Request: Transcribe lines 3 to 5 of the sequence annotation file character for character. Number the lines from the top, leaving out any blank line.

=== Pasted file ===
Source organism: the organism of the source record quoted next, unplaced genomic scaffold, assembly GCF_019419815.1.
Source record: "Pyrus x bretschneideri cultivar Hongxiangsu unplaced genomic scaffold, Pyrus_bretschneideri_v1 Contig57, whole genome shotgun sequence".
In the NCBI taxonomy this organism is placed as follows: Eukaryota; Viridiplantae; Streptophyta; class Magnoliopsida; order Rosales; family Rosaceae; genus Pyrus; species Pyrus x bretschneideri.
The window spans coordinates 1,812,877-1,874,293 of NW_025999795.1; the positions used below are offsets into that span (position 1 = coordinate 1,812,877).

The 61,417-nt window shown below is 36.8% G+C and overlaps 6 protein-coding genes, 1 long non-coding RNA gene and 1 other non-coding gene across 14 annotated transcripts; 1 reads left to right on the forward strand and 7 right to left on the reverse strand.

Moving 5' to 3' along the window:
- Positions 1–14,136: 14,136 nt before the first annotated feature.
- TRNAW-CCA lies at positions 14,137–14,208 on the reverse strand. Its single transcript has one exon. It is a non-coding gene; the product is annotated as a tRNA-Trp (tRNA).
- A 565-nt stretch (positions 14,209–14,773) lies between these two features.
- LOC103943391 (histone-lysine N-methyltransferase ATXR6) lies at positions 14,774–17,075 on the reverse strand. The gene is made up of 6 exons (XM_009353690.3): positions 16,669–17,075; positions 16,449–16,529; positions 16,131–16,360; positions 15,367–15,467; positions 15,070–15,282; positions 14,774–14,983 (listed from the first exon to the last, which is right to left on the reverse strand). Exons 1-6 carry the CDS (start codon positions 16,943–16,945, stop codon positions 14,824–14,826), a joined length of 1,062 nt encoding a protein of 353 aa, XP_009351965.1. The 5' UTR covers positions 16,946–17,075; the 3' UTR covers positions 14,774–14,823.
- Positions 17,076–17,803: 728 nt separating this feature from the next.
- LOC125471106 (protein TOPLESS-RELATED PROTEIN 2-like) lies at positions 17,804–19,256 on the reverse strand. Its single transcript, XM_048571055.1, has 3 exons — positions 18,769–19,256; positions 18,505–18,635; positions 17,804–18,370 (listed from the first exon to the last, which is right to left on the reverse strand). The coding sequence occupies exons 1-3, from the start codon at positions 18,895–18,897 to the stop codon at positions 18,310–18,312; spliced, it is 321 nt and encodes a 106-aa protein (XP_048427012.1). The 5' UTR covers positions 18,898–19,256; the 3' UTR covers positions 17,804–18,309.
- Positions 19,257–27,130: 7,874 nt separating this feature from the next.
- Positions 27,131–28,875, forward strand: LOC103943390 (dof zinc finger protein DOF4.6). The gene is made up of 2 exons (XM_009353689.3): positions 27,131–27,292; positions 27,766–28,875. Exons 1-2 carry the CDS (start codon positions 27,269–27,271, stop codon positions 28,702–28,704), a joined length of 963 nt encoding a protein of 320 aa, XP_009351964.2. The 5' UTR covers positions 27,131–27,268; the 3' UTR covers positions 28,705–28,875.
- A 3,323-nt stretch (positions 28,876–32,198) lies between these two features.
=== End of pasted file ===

In the NCBI taxonomy this organism is placed as follows: Eukaryota; Viridiplantae; Streptophyta; class Magnoliopsida; order Rosales; family Rosaceae; genus Pyrus; species Pyrus x bretschneideri.
The window spans coordinates 1,812,877-1,874,293 of NW_025999795.1; the positions used below are offsets into that span (position 1 = coordinate 1,812,877).

The 61,417-nt window shown below is 36.8% G+C and overlaps 6 protein-coding genes, 1 long non-coding RNA gene and 1 other non-coding gene across 14 annotated transcripts; 1 reads left to right on the forward strand and 7 right to left on the reverse strand.